By CASE BELCHER
> SOUTHERN INDIANA — Over the last few months we’ve had a handful of athletes announce that a little bundle of joy was on the way! Not knowing if they would be able to continue their training while pregnant they came to us with a number of questions.
To put things in perspective, the athletes at our facility train in a style akin to Olympic or college level competitors, thus an even better reason for them to question if they should continue a training program involving weightlifting, bodyweight/gymnastic movements, and metabolic conditioning (i.e. cardio).
Realizing that this was something that was not just specific to our gym, we felt it would be good to offer some of the questions, answers, as well as pieces of advice that athletes at our gym and across the country have learned from training while pregnant:
“First and foremost, consult your doctor.”
Each person has different physical challenges and will encounter different challenges during their pregnancy. Consult your doctor before continuing or making changes to your training routine.
“You don’t have to stop what you’re doing."
Understand where you’re starting and move forward sensibly. First check with your doctor, but more often than not, you won’t have to resort to nothing but walking and/or riding a recumbent bike. We’ve had several athletes continue their cross training into their third trimester. The key is to keep the conversation open with your physician and understand what movements should be avoided and/or scaled.
“Your goal should be to facilitate a healthy pregnancy”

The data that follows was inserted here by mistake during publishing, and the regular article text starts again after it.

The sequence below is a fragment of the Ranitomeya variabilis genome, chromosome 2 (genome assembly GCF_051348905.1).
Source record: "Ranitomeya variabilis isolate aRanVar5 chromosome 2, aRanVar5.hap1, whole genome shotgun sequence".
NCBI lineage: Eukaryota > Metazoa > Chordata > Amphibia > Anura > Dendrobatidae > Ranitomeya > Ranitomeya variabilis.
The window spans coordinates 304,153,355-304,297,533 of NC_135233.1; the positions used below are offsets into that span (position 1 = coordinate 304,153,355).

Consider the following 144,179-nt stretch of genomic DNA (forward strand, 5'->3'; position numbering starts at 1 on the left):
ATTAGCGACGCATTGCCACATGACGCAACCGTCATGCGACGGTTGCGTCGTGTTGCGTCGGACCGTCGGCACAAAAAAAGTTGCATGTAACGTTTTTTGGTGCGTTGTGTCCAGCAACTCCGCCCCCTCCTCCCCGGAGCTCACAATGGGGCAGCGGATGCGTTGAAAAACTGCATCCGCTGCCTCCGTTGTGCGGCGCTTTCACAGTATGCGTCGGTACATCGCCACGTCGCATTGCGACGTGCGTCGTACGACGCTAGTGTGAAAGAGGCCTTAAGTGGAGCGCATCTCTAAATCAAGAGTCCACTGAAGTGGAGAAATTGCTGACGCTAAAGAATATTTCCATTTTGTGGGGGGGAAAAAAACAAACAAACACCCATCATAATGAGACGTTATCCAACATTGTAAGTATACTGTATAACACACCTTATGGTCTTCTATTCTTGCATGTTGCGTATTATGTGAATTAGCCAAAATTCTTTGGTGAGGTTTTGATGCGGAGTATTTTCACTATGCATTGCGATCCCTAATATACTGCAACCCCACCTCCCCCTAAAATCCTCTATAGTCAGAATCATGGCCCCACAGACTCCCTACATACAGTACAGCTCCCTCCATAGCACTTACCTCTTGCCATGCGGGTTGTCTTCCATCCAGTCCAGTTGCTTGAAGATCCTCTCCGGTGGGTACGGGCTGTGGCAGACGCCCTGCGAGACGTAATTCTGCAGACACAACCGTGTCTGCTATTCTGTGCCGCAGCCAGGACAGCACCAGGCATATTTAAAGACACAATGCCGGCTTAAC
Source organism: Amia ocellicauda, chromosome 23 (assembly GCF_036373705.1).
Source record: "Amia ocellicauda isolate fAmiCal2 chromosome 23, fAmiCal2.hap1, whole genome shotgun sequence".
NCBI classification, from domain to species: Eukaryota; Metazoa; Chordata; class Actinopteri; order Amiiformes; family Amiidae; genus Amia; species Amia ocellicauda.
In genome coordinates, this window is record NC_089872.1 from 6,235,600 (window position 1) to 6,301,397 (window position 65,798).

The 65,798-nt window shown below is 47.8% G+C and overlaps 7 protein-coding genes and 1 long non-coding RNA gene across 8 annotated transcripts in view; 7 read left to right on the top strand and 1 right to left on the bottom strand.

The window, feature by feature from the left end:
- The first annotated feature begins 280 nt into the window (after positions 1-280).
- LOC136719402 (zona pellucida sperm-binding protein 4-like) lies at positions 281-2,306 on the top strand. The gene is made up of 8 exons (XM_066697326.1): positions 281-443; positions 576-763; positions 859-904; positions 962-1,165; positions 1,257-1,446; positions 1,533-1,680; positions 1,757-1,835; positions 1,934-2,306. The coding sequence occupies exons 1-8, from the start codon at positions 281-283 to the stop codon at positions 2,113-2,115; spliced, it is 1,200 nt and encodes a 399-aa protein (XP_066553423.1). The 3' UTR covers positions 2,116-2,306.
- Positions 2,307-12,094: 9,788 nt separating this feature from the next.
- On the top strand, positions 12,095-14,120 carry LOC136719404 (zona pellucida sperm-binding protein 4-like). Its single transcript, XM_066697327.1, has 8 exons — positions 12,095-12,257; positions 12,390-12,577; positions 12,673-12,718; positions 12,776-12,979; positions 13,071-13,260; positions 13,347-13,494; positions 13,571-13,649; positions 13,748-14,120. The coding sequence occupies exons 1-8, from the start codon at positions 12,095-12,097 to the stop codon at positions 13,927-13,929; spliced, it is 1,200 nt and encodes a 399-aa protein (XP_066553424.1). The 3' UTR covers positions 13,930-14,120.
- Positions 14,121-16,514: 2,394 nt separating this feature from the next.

Exercising during your pregnancy is obviously encouraged, but your main goal should be to keep a certain level of fitness to facilitate a healthy pregnancy - not to start a wild new exercise program or to start setting PRs (personal records) with your current training.
“If there’s ever a time to eat healthy... Now is it!”
This is your time to directly affect the health of your little one, and literally influence what he or she is made of. Nausea can be a big issue during the first trimester and beyond. For many of our athletes, just the site of food they once found appetizing made them sick. That said, they didn’t use it as an excuse to eat a whole bag of Doritos and a half a pizza. If you try hard enough, you can often find healthy options that you can still stomach.
“Don’t feel guilty if your workout frequency drop off.”
Tarah Chieffi was exhausted and nauseous throughout her first trimester and found it difficult to get up for her usual early morning workouts. She didn’t always have time to workout in the evenings, so her workouts dropped from 6 or 7 per week to 3 or 4. She felt guilty at first, but she and her baby are still getting tons of health benefits from a few workouts per week, and most women get a burst of energy and relief from nausea in the second trimester.
“Use a weight you are comfortable with”
Before she got pregnant, Tarah was loving that she could lift heavier and heavier weights, but during her pregnancy she plans to stick with the weights with which she was comfortable pre-pregnancy instead of trying to add weight. This way, she still gets in a great workout without risking injury.
“The more consistent you stay the easier it will be to bounce back.”
Heather Bergeron recently competed in the CrossFit Games (a competition to crown the fittest person on earth) only a month after giving birth. She scaled her training and substituted certain movements so that she was able to train well into her third trimester. Her story is more extreme than most, but find out what works for you and stay with it.